Penny Lancaster has admitted she worried she'd "lose" her sex appeal after going through the menopause.

The Loose Women presenter, 50, who is married to Rod Stewart, 76, feared it would be "the end of the road" for her and was convinced she wouldn't be as "lenient or forgiving" after going through the menopause.

Speaking about her personal experience in this week's Hello! magazine, Penny said: "The menopause freaked me out at first. I thought, 'This is the end of the road. I’m not going to have any more sex appeal, I’m not going to be as lenient or forgiving. I’ve got to say goodbye to the old Penny and say hello to the new one.

Penny Lancaster, pictured with husband Rod Stewart, has opened up about her fears about the menopause

"But as you get older you embrace each stage of your life with more maturity, and give yourself a bit of a break."

Penny appears alongside her fellow celebrities including presenter Nadia Sawalha, Olympian Michelle Griffith Robinson, actress Julie Graham and make-up artist Ruby Hammer in a special 'menopause matters' edition of Hello!.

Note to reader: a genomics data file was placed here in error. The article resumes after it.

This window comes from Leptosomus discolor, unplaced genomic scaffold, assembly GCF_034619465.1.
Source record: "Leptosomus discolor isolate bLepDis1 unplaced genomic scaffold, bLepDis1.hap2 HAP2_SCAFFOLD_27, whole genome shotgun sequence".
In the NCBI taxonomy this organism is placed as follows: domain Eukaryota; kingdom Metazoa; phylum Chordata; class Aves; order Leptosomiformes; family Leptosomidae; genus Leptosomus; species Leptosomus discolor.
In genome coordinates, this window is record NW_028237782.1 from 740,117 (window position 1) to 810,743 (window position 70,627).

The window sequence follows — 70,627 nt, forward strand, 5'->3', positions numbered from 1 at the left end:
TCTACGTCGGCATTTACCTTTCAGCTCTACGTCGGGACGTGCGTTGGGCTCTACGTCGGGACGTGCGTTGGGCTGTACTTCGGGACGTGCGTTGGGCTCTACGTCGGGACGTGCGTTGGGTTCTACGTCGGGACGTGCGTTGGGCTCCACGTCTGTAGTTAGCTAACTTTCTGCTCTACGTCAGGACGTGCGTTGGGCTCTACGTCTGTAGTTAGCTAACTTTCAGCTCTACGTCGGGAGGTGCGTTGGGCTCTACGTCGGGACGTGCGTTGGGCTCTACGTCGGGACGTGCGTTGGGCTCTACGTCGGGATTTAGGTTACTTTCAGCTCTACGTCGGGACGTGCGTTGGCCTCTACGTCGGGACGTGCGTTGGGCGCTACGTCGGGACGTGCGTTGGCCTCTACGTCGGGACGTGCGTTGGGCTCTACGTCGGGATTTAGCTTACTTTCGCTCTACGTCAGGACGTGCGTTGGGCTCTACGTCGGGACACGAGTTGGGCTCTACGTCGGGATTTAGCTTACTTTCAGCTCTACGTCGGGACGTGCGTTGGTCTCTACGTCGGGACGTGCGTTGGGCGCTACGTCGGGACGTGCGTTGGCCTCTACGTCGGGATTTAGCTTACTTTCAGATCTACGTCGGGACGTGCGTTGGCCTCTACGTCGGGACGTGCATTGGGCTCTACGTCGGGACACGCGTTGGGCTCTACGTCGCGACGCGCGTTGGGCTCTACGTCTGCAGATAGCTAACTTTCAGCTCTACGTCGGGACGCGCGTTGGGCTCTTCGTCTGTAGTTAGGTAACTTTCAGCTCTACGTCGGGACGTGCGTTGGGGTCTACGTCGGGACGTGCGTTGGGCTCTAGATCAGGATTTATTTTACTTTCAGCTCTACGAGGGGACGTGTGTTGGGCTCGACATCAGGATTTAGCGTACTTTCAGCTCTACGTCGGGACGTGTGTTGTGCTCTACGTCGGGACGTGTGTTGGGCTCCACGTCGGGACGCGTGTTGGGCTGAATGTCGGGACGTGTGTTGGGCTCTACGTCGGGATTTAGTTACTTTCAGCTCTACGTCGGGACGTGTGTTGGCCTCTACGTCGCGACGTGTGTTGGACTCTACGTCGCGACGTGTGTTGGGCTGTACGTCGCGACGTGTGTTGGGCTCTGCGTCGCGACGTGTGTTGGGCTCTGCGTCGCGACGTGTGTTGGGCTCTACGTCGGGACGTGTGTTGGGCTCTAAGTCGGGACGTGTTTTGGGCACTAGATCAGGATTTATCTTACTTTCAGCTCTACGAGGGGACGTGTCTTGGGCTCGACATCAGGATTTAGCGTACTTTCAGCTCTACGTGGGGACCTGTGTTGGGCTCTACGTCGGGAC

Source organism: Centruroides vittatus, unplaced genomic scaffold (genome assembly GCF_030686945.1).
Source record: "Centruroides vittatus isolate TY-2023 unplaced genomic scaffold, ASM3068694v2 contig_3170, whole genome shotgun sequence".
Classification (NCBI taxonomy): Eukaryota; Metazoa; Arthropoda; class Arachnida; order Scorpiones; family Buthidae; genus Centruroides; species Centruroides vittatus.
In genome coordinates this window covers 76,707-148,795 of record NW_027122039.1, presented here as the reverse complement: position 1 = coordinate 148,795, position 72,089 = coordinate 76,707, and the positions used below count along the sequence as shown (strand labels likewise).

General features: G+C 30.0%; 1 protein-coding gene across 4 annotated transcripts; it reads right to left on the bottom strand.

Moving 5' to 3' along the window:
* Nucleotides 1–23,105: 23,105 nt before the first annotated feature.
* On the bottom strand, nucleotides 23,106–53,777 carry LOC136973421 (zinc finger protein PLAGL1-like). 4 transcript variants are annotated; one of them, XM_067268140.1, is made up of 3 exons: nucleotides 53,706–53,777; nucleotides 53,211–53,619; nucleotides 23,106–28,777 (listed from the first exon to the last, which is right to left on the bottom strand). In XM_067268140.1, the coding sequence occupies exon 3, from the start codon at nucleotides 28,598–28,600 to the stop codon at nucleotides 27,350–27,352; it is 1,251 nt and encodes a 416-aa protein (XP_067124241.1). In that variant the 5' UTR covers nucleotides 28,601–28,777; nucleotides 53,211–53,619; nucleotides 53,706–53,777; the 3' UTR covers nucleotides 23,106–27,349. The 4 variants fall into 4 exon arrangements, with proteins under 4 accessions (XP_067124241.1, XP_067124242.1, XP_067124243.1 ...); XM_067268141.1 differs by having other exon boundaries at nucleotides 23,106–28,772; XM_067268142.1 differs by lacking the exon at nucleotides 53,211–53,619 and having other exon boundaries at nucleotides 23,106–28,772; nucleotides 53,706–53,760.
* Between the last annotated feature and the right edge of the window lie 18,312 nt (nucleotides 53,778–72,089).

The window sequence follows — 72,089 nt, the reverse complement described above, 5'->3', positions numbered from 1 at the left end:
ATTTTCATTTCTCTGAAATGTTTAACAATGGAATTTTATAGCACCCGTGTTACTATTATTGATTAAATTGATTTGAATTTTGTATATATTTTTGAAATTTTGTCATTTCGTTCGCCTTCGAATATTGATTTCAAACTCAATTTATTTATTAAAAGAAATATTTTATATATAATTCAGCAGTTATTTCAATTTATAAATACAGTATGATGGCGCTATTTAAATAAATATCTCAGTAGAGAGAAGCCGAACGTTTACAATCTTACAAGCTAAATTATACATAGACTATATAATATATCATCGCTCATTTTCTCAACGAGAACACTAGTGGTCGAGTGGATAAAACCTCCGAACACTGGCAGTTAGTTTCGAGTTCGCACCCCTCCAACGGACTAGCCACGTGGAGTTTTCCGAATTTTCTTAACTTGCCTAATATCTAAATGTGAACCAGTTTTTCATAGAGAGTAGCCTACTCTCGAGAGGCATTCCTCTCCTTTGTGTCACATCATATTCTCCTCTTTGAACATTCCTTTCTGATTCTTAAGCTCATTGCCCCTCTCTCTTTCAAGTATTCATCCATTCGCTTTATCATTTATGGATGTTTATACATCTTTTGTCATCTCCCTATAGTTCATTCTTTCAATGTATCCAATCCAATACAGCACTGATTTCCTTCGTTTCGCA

Nadia, 56, also opens up about how she feared she was suffering with early on-set Alzheimer's when she went through the change herself.

"Over time the symptoms became part of me. My anxiety had become who I was," she recalled.

Penny broke down in tears on Loose Women last month as she discussed her struggle (



Penny recently shared how she battled through menopause anxiety as she said how she "never quite understood" it until it happened to her.

She revealed: "When I joined Loose Women, I’d sit back and listen to you more mature ladies at the time - but now I’ve caught up with you - thinking, ‘Really, is it that bad?’

"And never quite understanding it. I think that’s half the problem. It’s not until it hits you literally from every angle that you think, ‘This is what you’re all talking about.'"

Penny and husband Rod Steward have been married since 2007 (


Penny Lancaster appears in this week's HELLO! magazine (



"Because we’re so good at hiding and putting a mask on and a band aid on the problems, just getting on with life, making sure everyone else is ok - the house is running, the kids are off to school and the husbands - all these different roles that we play and working in between and we forget about ourselves," she continued.

Penny confessed to feeling "guilty" about being upset because of it.

She added: "You feel guilty for being upset. You go for a coffee with a friend and they say, ‘How are you?’ And then you burst into tears and you don’t know why you’re crying."

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